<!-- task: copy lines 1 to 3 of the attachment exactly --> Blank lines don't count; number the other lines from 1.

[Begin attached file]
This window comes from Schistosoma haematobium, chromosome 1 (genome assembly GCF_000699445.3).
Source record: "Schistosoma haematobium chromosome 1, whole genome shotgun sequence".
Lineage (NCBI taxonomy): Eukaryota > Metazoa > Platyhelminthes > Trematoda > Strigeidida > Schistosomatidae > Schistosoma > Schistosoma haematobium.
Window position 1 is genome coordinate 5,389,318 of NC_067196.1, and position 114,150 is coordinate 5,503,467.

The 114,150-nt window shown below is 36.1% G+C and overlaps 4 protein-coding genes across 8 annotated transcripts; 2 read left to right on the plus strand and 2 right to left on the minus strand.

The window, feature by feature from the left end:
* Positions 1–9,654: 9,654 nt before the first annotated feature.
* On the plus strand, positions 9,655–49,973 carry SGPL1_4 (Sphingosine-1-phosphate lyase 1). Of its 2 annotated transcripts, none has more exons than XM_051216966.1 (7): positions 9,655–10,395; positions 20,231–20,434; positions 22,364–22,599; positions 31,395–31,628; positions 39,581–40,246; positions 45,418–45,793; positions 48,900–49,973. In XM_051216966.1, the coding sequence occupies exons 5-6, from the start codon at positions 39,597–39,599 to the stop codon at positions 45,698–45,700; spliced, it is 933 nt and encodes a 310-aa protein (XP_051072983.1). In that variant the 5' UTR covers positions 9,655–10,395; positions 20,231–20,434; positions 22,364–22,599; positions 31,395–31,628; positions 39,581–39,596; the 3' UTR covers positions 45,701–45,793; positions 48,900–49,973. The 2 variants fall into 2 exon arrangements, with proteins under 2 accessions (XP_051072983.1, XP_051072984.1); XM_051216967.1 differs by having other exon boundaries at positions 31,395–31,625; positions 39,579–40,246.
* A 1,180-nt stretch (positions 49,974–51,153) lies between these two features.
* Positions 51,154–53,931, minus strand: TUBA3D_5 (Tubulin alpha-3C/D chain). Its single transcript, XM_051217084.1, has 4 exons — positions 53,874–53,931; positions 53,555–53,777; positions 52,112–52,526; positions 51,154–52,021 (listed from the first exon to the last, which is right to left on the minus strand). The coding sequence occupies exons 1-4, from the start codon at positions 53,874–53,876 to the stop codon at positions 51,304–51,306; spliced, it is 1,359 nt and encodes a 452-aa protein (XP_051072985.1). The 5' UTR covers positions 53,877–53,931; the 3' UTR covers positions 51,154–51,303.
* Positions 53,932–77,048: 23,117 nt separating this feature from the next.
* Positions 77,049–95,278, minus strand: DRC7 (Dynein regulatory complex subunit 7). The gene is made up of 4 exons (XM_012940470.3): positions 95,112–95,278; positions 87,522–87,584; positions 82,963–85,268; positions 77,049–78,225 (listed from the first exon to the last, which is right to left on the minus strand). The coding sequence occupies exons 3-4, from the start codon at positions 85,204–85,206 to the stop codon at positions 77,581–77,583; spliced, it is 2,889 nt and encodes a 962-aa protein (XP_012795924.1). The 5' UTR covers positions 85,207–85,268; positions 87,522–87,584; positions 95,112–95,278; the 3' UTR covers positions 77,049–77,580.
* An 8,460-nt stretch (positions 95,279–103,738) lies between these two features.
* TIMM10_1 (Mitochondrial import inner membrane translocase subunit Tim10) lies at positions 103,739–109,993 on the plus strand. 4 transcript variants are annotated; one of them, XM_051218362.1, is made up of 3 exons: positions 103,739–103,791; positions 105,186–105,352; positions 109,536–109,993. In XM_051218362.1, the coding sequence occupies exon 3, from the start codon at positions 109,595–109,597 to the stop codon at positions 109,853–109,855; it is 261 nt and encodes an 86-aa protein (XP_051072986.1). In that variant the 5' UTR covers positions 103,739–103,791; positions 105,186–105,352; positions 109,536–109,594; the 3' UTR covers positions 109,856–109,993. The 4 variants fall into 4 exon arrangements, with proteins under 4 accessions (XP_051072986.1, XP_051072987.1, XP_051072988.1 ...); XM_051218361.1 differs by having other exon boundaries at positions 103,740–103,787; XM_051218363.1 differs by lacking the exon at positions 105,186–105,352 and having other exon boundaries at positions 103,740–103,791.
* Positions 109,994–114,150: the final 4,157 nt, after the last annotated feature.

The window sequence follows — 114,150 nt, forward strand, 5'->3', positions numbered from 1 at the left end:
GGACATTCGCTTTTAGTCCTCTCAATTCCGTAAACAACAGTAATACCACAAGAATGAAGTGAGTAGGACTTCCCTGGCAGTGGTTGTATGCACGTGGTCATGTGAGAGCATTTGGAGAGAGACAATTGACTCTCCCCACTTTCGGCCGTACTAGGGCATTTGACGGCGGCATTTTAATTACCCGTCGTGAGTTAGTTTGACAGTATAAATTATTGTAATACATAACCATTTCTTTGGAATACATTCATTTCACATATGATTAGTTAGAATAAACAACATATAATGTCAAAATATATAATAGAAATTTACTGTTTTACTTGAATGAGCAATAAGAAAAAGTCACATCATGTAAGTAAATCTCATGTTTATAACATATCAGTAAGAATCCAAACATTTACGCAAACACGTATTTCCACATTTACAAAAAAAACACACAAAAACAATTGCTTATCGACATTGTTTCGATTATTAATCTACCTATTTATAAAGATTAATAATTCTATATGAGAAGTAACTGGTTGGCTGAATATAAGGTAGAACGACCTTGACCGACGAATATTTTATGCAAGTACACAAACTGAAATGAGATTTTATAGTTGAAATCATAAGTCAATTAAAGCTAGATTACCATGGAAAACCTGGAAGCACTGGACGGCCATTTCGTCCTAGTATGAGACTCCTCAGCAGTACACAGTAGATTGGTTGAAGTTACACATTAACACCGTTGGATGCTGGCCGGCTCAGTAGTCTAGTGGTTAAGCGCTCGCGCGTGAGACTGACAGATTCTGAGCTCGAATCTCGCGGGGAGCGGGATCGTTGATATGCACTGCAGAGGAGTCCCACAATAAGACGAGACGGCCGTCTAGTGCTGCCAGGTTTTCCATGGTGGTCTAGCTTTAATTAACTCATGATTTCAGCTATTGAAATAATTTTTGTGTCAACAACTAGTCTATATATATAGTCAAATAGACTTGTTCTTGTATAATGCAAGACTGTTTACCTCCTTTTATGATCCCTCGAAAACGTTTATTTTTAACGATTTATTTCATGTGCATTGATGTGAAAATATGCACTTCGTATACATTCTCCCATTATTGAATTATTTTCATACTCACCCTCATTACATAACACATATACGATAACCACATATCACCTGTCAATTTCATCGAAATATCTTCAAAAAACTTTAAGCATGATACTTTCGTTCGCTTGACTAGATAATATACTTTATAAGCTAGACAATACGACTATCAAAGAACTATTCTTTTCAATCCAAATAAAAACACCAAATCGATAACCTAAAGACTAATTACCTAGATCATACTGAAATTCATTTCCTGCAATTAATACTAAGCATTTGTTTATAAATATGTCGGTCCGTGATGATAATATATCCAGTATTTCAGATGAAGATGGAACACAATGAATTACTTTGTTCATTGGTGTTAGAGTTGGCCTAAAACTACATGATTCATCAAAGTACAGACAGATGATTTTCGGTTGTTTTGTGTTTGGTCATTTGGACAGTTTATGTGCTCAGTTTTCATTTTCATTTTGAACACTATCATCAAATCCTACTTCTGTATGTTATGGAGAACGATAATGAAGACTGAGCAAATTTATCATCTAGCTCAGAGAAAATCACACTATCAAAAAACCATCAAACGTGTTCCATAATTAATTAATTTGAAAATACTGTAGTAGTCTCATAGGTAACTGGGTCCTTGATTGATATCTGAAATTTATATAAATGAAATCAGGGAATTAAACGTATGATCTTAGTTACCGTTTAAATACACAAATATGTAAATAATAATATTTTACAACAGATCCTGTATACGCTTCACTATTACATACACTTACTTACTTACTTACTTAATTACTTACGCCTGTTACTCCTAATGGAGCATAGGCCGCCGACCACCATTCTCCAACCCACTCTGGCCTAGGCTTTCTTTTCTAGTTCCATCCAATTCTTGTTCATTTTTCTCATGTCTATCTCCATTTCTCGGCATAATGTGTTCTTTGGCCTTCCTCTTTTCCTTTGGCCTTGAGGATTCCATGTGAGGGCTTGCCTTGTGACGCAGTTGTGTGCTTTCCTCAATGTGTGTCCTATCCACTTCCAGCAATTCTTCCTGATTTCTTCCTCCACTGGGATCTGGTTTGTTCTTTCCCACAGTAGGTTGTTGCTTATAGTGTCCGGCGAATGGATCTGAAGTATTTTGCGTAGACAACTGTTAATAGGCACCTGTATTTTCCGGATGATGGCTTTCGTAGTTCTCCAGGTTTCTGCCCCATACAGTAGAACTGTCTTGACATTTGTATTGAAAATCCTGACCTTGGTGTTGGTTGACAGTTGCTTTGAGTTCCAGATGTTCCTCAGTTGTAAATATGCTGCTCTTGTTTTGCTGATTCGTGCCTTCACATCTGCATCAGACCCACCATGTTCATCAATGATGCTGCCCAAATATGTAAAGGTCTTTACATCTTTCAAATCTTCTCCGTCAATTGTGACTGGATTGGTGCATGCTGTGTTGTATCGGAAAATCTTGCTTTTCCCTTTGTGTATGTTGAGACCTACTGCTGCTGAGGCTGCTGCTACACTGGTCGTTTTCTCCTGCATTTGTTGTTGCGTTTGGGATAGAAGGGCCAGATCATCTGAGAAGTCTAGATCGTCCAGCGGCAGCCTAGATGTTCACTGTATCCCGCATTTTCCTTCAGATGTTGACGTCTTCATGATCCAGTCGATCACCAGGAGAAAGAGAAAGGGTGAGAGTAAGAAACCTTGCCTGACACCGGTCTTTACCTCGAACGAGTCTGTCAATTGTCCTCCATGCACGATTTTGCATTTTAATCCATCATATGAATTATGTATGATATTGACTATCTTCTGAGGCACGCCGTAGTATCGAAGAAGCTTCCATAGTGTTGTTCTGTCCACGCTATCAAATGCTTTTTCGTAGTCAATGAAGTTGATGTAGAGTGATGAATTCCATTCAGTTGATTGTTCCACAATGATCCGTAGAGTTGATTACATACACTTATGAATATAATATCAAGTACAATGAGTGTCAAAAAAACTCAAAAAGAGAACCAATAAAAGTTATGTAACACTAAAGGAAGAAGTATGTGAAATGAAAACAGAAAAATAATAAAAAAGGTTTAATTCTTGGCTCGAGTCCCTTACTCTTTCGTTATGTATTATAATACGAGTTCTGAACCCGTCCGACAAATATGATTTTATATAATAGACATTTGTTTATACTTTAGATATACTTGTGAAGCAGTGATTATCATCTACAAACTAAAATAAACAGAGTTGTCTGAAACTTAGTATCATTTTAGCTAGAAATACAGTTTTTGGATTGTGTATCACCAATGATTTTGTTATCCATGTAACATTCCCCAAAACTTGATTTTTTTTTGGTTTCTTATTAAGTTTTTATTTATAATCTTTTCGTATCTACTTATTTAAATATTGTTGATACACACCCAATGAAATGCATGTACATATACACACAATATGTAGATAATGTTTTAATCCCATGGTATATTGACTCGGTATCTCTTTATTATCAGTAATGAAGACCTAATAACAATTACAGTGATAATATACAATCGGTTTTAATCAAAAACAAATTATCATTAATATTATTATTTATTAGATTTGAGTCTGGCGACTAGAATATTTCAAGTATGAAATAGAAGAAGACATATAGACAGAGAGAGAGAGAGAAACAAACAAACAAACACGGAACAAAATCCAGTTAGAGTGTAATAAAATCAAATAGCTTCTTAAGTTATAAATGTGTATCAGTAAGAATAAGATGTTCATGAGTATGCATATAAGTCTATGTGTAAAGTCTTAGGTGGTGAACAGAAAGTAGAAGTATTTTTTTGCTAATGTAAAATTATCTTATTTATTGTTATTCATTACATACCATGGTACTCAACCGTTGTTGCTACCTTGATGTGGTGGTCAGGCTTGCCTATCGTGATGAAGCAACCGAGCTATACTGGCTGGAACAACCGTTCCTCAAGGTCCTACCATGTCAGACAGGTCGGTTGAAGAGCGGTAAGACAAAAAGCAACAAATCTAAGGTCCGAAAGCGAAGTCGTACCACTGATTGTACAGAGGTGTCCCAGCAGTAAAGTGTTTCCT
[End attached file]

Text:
This window comes from Schistosoma haematobium, chromosome 1 (genome assembly GCF_000699445.3).
Source record: "Schistosoma haematobium chromosome 1, whole genome shotgun sequence".
Lineage (NCBI taxonomy): Eukaryota > Metazoa > Platyhelminthes > Trematoda > Strigeidida > Schistosomatidae > Schistosoma > Schistosoma haematobium.